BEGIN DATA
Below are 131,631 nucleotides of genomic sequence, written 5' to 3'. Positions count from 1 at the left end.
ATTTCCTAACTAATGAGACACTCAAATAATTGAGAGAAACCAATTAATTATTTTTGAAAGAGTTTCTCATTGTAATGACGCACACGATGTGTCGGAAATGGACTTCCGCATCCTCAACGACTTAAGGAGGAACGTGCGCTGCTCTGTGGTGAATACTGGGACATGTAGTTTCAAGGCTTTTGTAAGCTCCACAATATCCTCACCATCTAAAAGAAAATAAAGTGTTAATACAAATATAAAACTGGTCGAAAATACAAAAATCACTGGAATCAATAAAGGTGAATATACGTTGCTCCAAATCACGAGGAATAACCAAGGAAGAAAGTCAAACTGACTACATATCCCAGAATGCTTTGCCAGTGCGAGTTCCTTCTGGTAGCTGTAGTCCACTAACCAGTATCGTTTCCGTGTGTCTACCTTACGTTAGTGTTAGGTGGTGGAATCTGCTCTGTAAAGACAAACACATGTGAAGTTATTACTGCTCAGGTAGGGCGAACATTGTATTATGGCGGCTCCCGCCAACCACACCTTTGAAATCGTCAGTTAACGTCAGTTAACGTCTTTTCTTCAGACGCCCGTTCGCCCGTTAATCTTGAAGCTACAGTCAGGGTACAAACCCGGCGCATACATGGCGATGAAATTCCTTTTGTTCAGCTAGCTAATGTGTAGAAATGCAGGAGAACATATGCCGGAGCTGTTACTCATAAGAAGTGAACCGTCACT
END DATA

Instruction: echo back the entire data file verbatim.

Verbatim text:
Below are 131,631 nucleotides of genomic sequence, written 5' to 3'. Positions count from 1 at the left end.
ATTTCCTAACTAATGAGACACTCAAATAATTGAGAGAAACCAATTAATTATTTTTGAAAGAGTTTCTCATTGTAATGACGCACACGATGTGTCGGAAATGGACTTCCGCATCCTCAACGACTTAAGGAGGAACGTGCGCTGCTCTGTGGTGAATACTGGGACATGTAGTTTCAAGGCTTTTGTAAGCTCCACAATATCCTCACCATCTAAAAGAAAATAAAGTGTTAATACAAATATAAAACTGGTCGAAAATACAAAAATCACTGGAATCAATAAAGGTGAATATACGTTGCTCCAAATCACGAGGAATAACCAAGGAAGAAAGTCAAACTGACTACATATCCCAGAATGCTTTGCCAGTGCGAGTTCCTTCTGGTAGCTGTAGTCCACTAACCAGTATCGTTTCCGTGTGTCTACCTTACGTTAGTGTTAGGTGGTGGAATCTGCTCTGTAAAGACAAACACATGTGAAGTTATTACTGCTCAGGTAGGGCGAACATTGTATTATGGCGGCTCCCGCCAACCACACCTTTGAAATCGTCAGTTAACGTCAGTTAACGTCTTTTCTTCAGACGCCCGTTCGCCCGTTAATCTTGAAGCTACAGTCAGGGTACAAACCCGGCGCATACATGGCGATGAAATTCCTTTTGTTCAGCTAGCTAATGTGTAGAAATGCAGGAGAACATATGCCGGAGCTGTTACTCATAAGAAGTGAACCGTCACT